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Opportunities and Challenges to Reintegrating Beavers in Ada County and Owyhee County

Alicia E. Martin, Dr. Emily Wakild

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In recent years, beaver-related projects have become more popular among restoration and conservation groups in semi-arid and arid regions in the Western United States. Successfully managing beaver populations and resolving conflicts surrounding beaver-related restoration projects involves understanding current beaver population trends and analyzing their correlation to public attitudes. This study aims to identify social constraints landowners, ranchers, land managers, state, city, and federal governments, and other stakeholders involved in beaver management may encounter when using beavers as tools in restoration projects in Ada County and Owyhee County.


  1. Owyhee County and Ada County, Idaho, United States were selected for this study due to being adjacent counties with differing population densities
  2. Data from 2010 – 2020 was collected to provide the most relative information on beaver population trends
  3. Statistical data on beavers trapped, relocated, or killed, and their pelt value was collected from Idaho Fish and Game’s FY2010 – FY2019 Statewide Furbearer Reports
  4. Beaver sightings were collected from Idaho Fish and Game and the Idaho Department of Environmental Quality
  5. Literature review of scholarly and peer-reviewed journals regarding the use of beavers in restoration projects.
  6. Searched for mentions of beaver in municipal websites to gather additional information of beaver management plans and public attitudes.


  • Beaver are among the top 5 most frequently harvested furbearers in the Idaho.
  • In the last decade, there has been a decrease in number of beavers being trapped .
  • Beaver pelt value has been decreasing.
  • 36.8% more beavers are harvested in Ada County versus Owyhee County.
  • More depredation permits have been issued to Ada County versus Owyhee County to handle “problem” beaver.
  • Negative perception of beaver in Ada County. Beaver viewed as “nuisance” or “pest.”
  • Positive perception of beaver by landowners and ranchers in Owyhee County. Some express interest in integrating beaver in restoration projects on private land.

There is a decrease in beaver trapping and harvesting as well as higher amounts of depredation permits issued to Ada County compared to Owyhee County. A decrease in beaver trapping could lead to an increased presence of beaver in both counties.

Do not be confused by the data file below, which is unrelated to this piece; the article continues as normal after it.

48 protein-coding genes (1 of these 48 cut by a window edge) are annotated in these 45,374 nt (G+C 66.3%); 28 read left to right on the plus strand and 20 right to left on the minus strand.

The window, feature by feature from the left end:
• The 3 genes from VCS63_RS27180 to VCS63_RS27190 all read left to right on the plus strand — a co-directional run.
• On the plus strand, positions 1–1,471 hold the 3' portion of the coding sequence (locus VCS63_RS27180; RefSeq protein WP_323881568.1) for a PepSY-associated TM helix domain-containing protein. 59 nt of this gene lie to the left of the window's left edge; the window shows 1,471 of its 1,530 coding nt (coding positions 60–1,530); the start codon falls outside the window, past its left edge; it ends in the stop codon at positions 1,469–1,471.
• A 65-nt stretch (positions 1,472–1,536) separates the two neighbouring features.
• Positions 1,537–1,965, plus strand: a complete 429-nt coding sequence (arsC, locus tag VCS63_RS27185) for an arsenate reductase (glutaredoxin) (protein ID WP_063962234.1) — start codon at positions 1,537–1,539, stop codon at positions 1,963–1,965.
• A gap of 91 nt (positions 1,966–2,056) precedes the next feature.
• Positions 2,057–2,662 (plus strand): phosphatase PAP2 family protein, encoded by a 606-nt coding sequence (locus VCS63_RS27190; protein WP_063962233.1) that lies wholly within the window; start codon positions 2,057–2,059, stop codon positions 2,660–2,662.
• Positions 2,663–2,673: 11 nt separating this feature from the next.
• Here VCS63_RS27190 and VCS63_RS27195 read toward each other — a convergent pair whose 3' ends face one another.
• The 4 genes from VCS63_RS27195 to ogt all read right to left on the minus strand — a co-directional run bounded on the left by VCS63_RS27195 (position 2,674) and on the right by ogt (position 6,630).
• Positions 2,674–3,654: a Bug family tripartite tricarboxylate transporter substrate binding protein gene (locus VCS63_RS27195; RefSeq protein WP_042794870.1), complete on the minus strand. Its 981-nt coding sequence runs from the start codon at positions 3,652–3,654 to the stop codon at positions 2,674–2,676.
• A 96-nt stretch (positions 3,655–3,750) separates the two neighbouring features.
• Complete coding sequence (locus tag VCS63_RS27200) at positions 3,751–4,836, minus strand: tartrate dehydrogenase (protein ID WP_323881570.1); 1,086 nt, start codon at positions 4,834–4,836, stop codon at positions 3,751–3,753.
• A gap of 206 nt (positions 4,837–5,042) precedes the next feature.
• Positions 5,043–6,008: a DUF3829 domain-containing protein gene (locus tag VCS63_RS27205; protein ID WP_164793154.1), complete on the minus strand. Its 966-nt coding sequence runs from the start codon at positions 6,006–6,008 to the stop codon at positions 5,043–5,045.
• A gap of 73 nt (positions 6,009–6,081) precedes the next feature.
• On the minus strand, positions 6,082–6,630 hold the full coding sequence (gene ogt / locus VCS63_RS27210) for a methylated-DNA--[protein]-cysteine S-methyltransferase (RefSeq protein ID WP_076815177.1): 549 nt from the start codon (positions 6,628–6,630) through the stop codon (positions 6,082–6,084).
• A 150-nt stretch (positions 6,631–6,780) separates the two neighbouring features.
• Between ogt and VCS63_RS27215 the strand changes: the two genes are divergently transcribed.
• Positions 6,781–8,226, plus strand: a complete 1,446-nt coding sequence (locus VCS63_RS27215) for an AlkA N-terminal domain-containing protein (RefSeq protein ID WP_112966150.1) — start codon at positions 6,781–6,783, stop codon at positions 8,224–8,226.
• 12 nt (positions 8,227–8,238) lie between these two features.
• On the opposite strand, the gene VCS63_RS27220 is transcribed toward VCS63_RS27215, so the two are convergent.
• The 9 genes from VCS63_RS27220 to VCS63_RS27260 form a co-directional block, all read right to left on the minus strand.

Beavers trapped in Idaho, FY2010 – FY2018

Graph: 2010, 3,054 beavers; 2011, 2,728 beavers; 2012 2,480 beavers; 2013 3,550 beavers; 2014, 3,510 beavers; 2015 2,636 beavers; 2016, 2,155 beavers; 2017, 1,302 beavers; 2018, 1,647 beavers
Number of beavers trapped in Idaho based on trappers who reported they Trapped between FY2009 – FY2018. Fiscal years are from July 1st through June 30th. Source: Idaho Department of Fish and Game, FY2010 – FY2018 Statewide Furbearer Reports.

Distribution of beavers harvested, FY2010 – FY2018

Beavers harvested in Ada County between 2010-2018: 106, 131, 100, 94, 122, 64, 72, 77, 70. Beavers harvested in Owyhee county between 2010 -2018: 23, 34, 140, 65, 113, 111, 57, 32, 19
Data collected from the IDFG Statewide Furbearer Reports reveals a decreasing trend in the number of beavers harvested Ada County in since 2010

Depredation Permits Issues for Beaver, 2010-2019

Permits issued in Ada county betwee 2010-2019: 11, 2, 9, 14, 9, 12, 18, 14, 9, 8. Permits issued in Owyhee county between 2010-2019: 1, 3, 0, 0, 0, 3, 1, 0, 1, 1
Depredation Control Permits are issued by Idaho Fish and Game to allow individuals to kill or trap beaver or other furbearers to address damage complaints.


Urban planning in Ada County should allow flexibility to accommodate an increased beaver presence.

Collaboration between IDFG, Ada, and Owyhee County is needed to relocate beaver to areas that would benefit a site.

Additional Discussion

  • Increases in beaver populations will greatly influence public attitudes, and subsequently, beaver management strategies, in two distinct ways in Ada County’s urban landscape than they would in Owyhee County’s rural landscape.
  • The use of beaver in restoration has the potential to promote ranching resilience to droughts by improving streamflow and increasing forage production.
  • The interest and willingness to integrate beaver that landowners and ranchers in Owyhee County have expressed provides an opportunity for collaboration between municipalities in Ada County experiencing problems with beaver colonization in urban areas.
  • Future outreach should promote a culture of coexistence between humans and beavers in urban settings.

Additional Information

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For questions or comments about this research, contact Alicia Martin at